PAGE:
With France leading the way, the nuclear energy development in Europe is on its way again. Germany is the only EU country, that after the Fukushima mega-disaster, has switched from nuclear power to alternative energy production.

The solar alternative proved even profitable is clouded Germany, but countries like France distract almost 75% of its electricity from nuclear power stations, feeding by uranium to function.

In the 1970’s, the uranium industry developed on the promise of strong growth in power generation, but found itself oversupplying the market and stockpiling reserves. As a result mines closed and production was scaled back. However things are changing again enhanced by the implemented decarbonisation treaties.

The nuclear power industry has good reasons to exist. Its unique circumstances promise low production costs. Therefore Spain is opening a new Salamanca uranium mine, three hours drive from Madrid. Salamanca is the only new mine of its kind and size being developed in the world today.

The uranium ore is high-grade and almost near the surface. Only 4 meter in places, and located in an area in Europe that has already had considerable investment in communication and power grids. The “European” citizens have already invested in a modern infrastructure, so they might as well get a return on that.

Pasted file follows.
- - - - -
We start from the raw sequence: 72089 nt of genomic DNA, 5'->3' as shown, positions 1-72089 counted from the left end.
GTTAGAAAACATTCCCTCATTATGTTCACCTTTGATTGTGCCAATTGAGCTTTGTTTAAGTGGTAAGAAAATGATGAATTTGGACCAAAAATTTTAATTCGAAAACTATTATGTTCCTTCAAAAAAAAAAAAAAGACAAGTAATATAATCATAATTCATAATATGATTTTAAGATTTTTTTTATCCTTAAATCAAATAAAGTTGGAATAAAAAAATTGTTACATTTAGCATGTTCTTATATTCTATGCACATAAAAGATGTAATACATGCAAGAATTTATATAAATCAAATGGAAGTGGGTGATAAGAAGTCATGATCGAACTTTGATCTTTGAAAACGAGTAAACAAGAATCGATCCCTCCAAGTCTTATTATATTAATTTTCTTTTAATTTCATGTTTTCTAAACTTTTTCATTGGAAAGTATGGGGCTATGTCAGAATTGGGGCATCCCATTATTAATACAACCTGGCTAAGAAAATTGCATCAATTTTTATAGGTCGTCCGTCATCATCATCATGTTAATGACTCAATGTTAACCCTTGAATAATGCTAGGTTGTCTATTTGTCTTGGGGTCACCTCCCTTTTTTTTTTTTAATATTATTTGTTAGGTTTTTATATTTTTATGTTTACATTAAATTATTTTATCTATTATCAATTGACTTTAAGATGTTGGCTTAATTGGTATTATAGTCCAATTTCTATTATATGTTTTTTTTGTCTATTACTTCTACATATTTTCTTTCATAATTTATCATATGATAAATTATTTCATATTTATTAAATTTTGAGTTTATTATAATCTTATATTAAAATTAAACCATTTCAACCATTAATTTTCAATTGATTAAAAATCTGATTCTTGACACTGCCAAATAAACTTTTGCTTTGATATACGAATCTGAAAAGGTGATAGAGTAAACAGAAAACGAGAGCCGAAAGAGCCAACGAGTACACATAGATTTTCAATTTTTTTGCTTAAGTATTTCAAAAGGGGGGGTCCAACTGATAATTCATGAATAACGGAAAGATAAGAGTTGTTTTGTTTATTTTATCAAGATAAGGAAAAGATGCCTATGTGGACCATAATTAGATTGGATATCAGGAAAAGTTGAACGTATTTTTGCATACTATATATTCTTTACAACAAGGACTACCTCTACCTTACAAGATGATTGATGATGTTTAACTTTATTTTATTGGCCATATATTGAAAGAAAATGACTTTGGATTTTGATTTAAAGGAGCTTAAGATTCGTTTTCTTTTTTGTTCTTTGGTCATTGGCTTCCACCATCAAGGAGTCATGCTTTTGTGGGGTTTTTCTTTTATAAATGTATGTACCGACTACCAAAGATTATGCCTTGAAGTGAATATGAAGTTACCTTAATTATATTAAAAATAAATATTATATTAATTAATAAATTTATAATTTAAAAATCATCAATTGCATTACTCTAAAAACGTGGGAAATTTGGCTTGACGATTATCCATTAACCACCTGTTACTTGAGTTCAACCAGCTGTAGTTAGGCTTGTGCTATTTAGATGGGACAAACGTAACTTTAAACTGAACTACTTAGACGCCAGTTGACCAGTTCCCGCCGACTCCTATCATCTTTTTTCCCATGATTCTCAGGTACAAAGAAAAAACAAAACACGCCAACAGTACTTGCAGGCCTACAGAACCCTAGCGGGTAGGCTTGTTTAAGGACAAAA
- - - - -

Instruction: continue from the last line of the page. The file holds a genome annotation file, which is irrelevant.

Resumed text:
The operating cost of $13.30 per pound of uranium make Salamanca among the world’s lowest-cost producers and very profitable even with the current spot-prize @ $18 per pound. Nuclear energy looks set to take an important role in a carbon-free energy market.

If predictions for future demand materialise, oversupply will end by 2020, and there will be a major supply deficit for the next decade, for Salamanca to become a main producer. When the mine is fully operational, its predicted output will make it one of the top-10 global producers.

The company is keen to stress the quality of production from Salamanca compared with the likes of Niger and Kazakhstan.

With America focussing on the environmental risky risky shale-oil production and Europe back on its way to re-introduce nulcear power plants, it seems clear that all is aimed to sabotage and destroy the cheap Russian gas supplies and isolate Moscow from the energy scene.

The Telegraph / AA Magnum News 2017.


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